Sandra Röken – The Photographer’s Interview
Exquisite colour, excellent composition, and perfectly detailed textures. These are the words that I use to describe Sandra Röken’s photographic artworks.
From beautiful towns in Italy, characterful boats in the harbour, and at sea; adeptly composed shots of Amsterdam canal, Prague and London, and detailed artworks depicting fallen leaves and lone trees and more, Sandra’s flair for creating meticulous art from a photograph, is wholly evident. Her manipulation of the photographic medium has created a textural depth to the images and richness of colour that is both captivating and unique.
Sandra has created postcards for refugee children in Syria and has had her work exhibited in Germany, Poland and London.
You can buy Sandra’s work on her Artfinder website: https://www.artfinder.com/sandra-roeken#/
Sandra is also on Facebook
Please talk a bit about where you grew up and where you live now?
I grew up with my grandparents in the Ruhr Area in Germany until I was 12 years old. The following 6 years I lived with my parents. When I was 18 I started to live my own life in my first small apartment trying to find happiness.
In 1997, when I was 32, I moved with my husband and my 8 months old son to the Münsterland. Since this time I am living here in the countryside with my family, in Schöppingen near the Dutch border. At the moment we are five. My husband, my 21 years old son, my 18 years old daughter, her 20 years old boyfriend who also lives with us since 1,5 year. And last but not least, our crazy dog Murphy.
What do you look for, in order to get that perfect shot?
For me, it is not the perfect shot I’m looking for, not the perfect photo. I am a photo artist so the result of my editing must be perfect for me. But “perfect” is the wrong word. It doesn’t have to be perfect, It shows my emotions, my feelings while I am working with my photo, a little part of me.
What equipment, including camera, do you take with you on your travels?
It is just my old Nikon D3100 with an 18-270 Tamron lens. When I am shooting here where I live I also use a large tripod. For travels, I have a “Gorillapod”. Recently I bought the small Sony DSC-HX90V for my purse. It is good when I don’t want to take the heavy equipment.
What are your favourite lenses and why?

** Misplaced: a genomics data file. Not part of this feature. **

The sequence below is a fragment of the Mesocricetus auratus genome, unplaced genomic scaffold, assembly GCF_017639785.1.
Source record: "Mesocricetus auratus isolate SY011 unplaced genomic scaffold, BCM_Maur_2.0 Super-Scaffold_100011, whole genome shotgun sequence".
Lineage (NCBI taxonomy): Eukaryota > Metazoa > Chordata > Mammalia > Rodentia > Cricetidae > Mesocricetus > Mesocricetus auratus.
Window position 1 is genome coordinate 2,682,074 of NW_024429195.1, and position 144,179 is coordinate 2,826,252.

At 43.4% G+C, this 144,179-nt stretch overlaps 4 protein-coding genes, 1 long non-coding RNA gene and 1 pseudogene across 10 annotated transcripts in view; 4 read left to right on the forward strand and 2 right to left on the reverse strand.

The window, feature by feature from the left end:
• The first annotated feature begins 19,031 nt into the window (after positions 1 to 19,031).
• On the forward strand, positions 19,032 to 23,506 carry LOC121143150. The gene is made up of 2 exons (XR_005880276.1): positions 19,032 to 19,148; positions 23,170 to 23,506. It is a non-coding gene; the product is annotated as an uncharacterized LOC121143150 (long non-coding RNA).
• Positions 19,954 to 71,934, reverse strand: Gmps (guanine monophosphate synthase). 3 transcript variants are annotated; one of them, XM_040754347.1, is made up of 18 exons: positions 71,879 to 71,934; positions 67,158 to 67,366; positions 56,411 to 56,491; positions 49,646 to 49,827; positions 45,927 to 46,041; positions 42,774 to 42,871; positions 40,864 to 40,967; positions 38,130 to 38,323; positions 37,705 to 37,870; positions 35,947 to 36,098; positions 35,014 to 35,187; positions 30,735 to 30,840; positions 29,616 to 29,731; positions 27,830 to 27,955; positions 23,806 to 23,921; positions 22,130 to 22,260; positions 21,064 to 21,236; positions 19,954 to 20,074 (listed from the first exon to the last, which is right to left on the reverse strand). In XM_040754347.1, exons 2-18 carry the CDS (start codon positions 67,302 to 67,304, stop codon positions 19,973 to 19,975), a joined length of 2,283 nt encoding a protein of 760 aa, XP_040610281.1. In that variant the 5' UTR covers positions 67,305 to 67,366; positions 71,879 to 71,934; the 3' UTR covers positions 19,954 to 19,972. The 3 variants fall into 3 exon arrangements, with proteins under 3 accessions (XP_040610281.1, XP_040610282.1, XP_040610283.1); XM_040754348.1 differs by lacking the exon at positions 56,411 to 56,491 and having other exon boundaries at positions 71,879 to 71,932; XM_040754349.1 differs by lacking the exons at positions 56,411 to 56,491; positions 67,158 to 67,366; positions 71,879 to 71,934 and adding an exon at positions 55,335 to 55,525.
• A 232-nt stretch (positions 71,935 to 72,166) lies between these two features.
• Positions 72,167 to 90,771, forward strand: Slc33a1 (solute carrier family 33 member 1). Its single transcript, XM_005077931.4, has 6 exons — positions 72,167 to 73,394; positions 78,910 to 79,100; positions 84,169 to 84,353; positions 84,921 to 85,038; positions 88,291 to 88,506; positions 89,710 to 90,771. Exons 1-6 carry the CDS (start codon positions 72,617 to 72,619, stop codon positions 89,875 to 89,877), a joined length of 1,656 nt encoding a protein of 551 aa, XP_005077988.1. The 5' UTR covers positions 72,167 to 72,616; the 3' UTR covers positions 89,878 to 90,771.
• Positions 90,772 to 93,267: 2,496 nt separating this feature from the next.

To be honest, I don’t have a favourite lens. The Tamron 18-270 lens of my Nikon and the built-in lens (24-720) of my Sony is all I need for my work because my work is not defined by the photo “out of cam”, rather by my editing, my way to “paint” with my photos.
Who have been your greatest influences?
Actually, I took my influences and inspiration from painters and not from photographers. I really admire the work of Turner. At the beginning of September this year, I visited his permanent exhibition at the Tate Britain and it was amazing to see his great work originally. I also love the atmospheric and moody work of John Atkinson Grimshaw. Foggy, moody and mysterious landscapes and seascapes touch me and so I find a lot of inspiration in those artworks.
What post processing do you do to create your photographic artwork?
I am working with photoshop. First I work with the photo. I try to optimize the colours, the contrast, the mood in the way I need it. Then I layer the edited photo with textures. I think the real work is only now beginning. Now I can include my feelings.
How do you know when the artwork you have processed is finished?
It is very different, sometimes it needs days or weeks to finish a work and sometimes it needs just an hour. The result must touch me, captivate me. Not easy to explain. At some point I feel a little smile inside me and then I know it is finished.
What locations have been your favourite and why?
One of my favourite location was the little fishing harbour in Greetsiel at the North Sea in the very early morning. I had my first solo exhibition at an old windmill in Greetsiel. In the night after the exhibition opening, I couldn’t sleep, because of all the new wonderful impressions, the excitement and the positive tension I had. So I went out of bed at 4.30 am. I took my camera and went to the harbour. The sun rose over the boats. I was alone, no people, no tourists, just me and my camera. I can’t describe my feelings. It was amazing, fascinating and also a bit surreal. I also love misty woods and lonely misty trees. Being alone in nature on an early misty morning gives me a very special feeling. Even cities are my favourite. I am in love with Prague. This city has something magical. Unfortunately, I only know Prague at summertime. My dream is to be alone at the Charles Bridge on an early foggy autumn or winter morning. One of my favourite works is my “Summer Night at Amsterdam”. Amsterdam at night has it’s very own atmosphere and I love to be there. There are so many wonderful cities, of course, London! London is the most important city for my artistic life. I had my biggest success in London, I found friends through my work. There are so many places I still want to see there and I am looking forward to discovering them in the near future. London is simply my favourite city.
What steps do you take, to promote your work?
This is, unfortunately, my biggest weakness. I don’t like to promote myself. I publish my work on Artfinder.com and I am happy to say, that I had 70 sales with Artfinder in the last 2 years. I am working with Gabriel Fine Arts Ltd. They promote my work in London. I had 3 exhibitions with them in London, including a solo exhibition at the beginning of July 2016 in Notting Hill. From 2nd to 7th November 2017 Gabriel Fine Arts gives me the opportunity to show my London cityscape “Piccadilly Circus” in a group exhibition “City of Darkness and Light” at the 508 Kings Road Art Gallery in Chelsea.